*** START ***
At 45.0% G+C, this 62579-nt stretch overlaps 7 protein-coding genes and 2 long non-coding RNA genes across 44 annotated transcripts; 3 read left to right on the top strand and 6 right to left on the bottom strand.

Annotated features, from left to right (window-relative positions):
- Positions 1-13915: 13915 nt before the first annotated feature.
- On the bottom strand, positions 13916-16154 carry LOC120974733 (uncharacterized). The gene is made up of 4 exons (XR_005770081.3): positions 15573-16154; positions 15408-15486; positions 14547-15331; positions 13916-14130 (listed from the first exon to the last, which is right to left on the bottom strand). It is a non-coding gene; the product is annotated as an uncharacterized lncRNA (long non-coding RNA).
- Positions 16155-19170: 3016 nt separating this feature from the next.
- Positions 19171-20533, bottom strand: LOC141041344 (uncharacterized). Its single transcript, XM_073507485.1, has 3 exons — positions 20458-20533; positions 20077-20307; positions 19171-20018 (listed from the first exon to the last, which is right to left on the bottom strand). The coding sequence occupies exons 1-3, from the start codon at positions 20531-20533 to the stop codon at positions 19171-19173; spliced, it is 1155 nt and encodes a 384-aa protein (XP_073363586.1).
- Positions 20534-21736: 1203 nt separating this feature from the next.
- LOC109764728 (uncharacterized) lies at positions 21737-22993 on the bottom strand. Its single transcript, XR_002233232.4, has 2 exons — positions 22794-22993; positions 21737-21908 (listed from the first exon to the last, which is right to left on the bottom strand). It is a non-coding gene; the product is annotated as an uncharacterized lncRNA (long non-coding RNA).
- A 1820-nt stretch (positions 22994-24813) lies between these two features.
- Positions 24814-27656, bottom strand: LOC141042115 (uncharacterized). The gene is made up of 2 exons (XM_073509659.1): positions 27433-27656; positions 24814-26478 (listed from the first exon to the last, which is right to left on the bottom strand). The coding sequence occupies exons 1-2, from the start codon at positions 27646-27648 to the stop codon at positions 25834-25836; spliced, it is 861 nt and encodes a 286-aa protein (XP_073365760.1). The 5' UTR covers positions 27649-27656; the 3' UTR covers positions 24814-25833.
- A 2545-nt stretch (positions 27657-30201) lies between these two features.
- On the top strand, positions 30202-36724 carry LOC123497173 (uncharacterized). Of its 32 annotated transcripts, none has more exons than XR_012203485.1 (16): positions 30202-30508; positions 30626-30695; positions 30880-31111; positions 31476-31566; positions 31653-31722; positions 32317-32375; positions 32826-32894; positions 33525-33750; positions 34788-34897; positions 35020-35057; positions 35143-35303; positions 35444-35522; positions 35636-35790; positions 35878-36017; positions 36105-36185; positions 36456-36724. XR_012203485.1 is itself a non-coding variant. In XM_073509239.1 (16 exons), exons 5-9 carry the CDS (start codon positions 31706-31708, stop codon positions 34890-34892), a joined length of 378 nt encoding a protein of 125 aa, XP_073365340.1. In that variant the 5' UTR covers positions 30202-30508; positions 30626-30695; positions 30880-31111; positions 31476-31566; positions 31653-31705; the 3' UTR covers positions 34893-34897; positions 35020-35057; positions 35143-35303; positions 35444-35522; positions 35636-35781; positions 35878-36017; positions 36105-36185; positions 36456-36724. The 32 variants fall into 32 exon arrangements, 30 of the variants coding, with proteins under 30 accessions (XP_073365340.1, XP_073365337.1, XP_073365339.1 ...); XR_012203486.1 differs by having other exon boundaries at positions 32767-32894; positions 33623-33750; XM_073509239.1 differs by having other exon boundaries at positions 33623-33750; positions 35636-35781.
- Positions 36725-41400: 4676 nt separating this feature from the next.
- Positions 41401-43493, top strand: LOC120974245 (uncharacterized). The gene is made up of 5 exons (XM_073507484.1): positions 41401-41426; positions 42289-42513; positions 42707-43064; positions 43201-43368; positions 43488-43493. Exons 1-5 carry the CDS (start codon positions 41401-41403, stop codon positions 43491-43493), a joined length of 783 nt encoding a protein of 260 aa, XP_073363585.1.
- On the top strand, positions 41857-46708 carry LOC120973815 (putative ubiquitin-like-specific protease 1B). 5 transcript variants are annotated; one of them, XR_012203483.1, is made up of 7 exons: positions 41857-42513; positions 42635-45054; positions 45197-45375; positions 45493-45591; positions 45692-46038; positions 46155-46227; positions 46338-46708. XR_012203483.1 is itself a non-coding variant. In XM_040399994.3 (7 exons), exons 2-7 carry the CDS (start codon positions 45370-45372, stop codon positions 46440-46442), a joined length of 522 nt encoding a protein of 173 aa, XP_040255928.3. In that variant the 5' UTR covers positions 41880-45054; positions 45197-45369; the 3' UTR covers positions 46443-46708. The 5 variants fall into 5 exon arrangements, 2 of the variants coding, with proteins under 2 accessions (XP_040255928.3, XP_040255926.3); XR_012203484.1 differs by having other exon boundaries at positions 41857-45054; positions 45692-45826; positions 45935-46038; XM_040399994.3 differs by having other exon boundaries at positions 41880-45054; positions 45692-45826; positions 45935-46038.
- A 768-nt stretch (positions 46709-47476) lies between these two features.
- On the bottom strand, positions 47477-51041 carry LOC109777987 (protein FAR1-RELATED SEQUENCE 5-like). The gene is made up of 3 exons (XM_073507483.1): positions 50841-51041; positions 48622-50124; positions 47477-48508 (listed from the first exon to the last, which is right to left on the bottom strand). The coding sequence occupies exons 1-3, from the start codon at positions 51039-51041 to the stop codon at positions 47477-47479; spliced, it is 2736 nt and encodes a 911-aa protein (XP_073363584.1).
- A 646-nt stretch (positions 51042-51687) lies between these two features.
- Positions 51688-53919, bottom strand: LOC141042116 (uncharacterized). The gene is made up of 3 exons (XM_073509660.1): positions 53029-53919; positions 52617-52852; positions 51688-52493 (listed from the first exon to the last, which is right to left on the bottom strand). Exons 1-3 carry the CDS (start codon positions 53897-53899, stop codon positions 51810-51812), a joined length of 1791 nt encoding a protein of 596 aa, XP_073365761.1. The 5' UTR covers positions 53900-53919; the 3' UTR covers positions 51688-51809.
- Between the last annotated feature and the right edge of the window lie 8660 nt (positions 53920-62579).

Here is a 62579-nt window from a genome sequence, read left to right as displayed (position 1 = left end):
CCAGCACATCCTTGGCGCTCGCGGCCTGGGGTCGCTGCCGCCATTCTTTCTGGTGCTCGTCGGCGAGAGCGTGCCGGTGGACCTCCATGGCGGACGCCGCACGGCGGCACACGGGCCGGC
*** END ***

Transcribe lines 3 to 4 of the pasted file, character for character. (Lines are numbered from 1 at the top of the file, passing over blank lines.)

- Positions 1-13915: 13915 nt before the first annotated feature.
- On the bottom strand, positions 13916-16154 carry LOC120974733 (uncharacterized). The gene is made up of 4 exons (XR_005770081.3): positions 15573-16154; positions 15408-15486; positions 14547-15331; positions 13916-14130 (listed from the first exon to the last, which is right to left on the bottom strand). It is a non-coding gene; the product is annotated as an uncharacterized lncRNA (long non-coding RNA).